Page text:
How can we leverage AI, learning analytics, and adaptive learning to amplify the quality of learning that people experience throughout life? What are the exemplars today for truly personalized and adaptive systems that optimize learning for individuals and what will it take for us to reach the next generation of this work?
Since so much of life is and will be focused upon learning/re-learning/un-learning, how do we infuse and elevate the human-ness of these experiences by tapping into incredibly powerful phenomenon like wonder, awe, curiosity, mystery, adventure, experimentation, truth, beauty, and goodness? How might historic and emerging insights about these phenomenon help us think about and design the lifelong learning ecosystem of the future?
Given that people are constantly learning and will need to do so even more as technology (and especially AI) creates massive shifts in types of jobs and the nature of work, what are some of the more promising platforms, environments, and resources that help people grow and learn?
Formal education solutions are clearly inadequate and misfits for the type and nature of lifelong learning that I am describing, at least for the majority of situations. As such, how can we nurture and expand our conversation about education to see it as a much larger and more integrated system, one that we do not inhibit by the narrow constraints, schooling metaphors, educational practice ruts that shape much of how we think about teaching and learning today?

I wonder if this is a part of the second wave of MOOCs?

Replied to Teaching's far from a 9-to-3:30 job: Here's what our day really entails - ABC News (Australian Broadcasting Corporation) by Daniel Steele (mobile.abc.net.au)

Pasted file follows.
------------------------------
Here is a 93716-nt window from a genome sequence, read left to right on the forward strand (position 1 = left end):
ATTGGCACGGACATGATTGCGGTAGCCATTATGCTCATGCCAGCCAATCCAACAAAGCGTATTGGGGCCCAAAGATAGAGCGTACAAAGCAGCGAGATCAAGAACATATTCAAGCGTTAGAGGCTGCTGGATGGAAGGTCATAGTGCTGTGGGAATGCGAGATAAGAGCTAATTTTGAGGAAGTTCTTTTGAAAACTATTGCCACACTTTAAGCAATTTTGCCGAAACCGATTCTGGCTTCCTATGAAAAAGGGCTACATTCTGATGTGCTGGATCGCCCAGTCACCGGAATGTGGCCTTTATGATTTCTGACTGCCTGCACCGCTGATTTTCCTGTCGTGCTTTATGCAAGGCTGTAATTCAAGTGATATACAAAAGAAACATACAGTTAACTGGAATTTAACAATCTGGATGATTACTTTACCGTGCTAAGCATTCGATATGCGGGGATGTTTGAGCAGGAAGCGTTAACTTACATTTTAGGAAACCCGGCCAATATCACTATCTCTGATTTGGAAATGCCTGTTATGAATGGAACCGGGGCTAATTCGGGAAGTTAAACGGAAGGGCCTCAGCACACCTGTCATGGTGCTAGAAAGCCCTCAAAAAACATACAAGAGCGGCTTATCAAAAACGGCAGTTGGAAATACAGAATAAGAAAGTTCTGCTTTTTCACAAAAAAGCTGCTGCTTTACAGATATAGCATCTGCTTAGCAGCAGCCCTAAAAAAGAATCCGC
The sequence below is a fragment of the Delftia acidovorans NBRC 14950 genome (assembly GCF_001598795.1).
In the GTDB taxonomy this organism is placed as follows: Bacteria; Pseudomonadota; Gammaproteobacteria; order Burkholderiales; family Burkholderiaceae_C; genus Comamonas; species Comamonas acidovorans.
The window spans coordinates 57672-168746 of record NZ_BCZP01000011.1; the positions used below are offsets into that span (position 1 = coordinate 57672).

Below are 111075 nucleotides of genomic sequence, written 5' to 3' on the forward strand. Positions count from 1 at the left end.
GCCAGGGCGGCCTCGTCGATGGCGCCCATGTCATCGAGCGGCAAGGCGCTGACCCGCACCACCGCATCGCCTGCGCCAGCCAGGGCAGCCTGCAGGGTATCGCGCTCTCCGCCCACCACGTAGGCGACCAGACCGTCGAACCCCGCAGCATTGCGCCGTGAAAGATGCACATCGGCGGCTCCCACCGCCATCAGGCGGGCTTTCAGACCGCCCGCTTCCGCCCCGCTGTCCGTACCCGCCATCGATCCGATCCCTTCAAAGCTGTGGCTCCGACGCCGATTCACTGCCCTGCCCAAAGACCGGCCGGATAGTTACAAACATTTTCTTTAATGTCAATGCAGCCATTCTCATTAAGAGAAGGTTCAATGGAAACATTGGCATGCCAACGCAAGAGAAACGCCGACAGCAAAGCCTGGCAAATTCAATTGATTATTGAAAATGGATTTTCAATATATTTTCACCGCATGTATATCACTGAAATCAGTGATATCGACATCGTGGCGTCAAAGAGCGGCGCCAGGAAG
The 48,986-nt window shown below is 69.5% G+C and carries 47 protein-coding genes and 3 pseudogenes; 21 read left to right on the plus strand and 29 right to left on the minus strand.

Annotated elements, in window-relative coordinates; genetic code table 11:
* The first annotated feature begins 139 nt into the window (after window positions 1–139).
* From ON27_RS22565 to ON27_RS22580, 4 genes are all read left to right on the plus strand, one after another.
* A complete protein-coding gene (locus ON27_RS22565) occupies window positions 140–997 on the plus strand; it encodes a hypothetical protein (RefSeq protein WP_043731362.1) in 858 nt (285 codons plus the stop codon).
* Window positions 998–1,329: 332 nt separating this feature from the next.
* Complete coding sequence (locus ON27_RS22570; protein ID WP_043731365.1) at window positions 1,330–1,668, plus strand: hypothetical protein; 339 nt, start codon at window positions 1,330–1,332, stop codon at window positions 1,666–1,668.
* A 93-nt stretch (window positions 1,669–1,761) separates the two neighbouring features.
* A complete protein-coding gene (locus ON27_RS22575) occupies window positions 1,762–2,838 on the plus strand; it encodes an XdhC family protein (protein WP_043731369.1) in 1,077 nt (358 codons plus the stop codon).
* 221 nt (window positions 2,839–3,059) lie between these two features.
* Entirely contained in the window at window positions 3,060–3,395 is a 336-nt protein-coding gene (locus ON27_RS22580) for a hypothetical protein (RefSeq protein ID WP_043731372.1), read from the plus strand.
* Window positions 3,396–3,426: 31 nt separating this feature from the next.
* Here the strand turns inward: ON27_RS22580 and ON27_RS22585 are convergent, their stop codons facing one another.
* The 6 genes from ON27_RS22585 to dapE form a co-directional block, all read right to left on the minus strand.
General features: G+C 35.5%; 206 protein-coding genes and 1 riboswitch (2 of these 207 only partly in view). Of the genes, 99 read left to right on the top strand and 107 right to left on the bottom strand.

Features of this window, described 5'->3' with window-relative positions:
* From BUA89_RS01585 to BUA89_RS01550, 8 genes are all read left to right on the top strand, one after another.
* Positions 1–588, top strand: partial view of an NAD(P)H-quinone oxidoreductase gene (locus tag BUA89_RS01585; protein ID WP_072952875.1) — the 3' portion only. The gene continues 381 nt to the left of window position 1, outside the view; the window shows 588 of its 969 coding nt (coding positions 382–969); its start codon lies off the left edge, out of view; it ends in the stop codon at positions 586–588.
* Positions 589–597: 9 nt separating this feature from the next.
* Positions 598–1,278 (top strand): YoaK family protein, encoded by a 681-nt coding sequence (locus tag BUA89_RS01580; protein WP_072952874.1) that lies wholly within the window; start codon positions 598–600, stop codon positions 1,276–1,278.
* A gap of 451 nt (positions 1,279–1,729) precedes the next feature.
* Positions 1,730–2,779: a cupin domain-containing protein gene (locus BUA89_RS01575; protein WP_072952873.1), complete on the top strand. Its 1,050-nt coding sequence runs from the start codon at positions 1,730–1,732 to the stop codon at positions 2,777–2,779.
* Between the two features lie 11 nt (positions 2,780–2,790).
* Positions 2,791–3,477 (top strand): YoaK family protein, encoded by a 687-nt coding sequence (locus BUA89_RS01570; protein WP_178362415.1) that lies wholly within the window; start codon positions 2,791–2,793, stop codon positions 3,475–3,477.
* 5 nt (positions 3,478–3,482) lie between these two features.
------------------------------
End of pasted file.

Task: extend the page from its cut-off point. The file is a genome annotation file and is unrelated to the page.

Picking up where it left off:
What has been a surprise over the past 10 years is how hard it can be to convince people of the power in collaborating to support and build up one another up in schools and staffrooms.
I think that this is a useful and important message, yet what I feel is missing is collaboration. I wonder what story could be told to capture the power of working together?
Bookmarked Digital Readiness (steve-wheeler.co.uk)

Open Lecture: 2018 Steve Wheeler- Literacies and competencies for learning in the digital age from Educational Development Unit on Vimeo.

The rapid proliferation and deployment of smart mobile, pervasive computing, social and personal technologies is changing the higher education landscape. In this presentation I will argue that new media present new opportunities for learning through digital technologies, but that such opportunities will require new literacies. This is not just my view - it reflects the views of many other commentators including Lea & Jones (2011), Beetham et al (2009) and Lankshear & Knobel(2006). Essentially, the traditional literacies that have dominated higher education in the past are thought to no longer be sufficient in the face of recent changes. I will explore a range of new 'digital literacies and competencies', discuss the concept of 'digital fluency' and highlight some new and emergent pedagogical theories, including connectivism, heutagogy, paralogy and rhizomatic learning, that seek to explain how students are learning in the first part of the 21st Century.



Biography:
Steve Wheeler is a Learning Innovations Consultant and former Associate Professor of Learning Technologies at the Plymouth Institute of Education where he chaired the Learning Futures group and led the Computing and science education teams. He continues to research into technology supported learning and distance education, with particular emphasis on the pedagogy underlying the use of social media and Web 2.0 technologies, and also has research interests in mobile learning and cybercultures. He has given keynotes to audiences in more than 35 countries and is author of more than 150 scholarly articles, with over 6000 academic citations. An active and prolific edublogger, his blog Learning with 'e'sis a regular online commentary on the social and cultural impact of disruptive technologies, and the application of digital media in education, learning and development. In the last few years it has attracted in excess of 7.5 million unique visitors.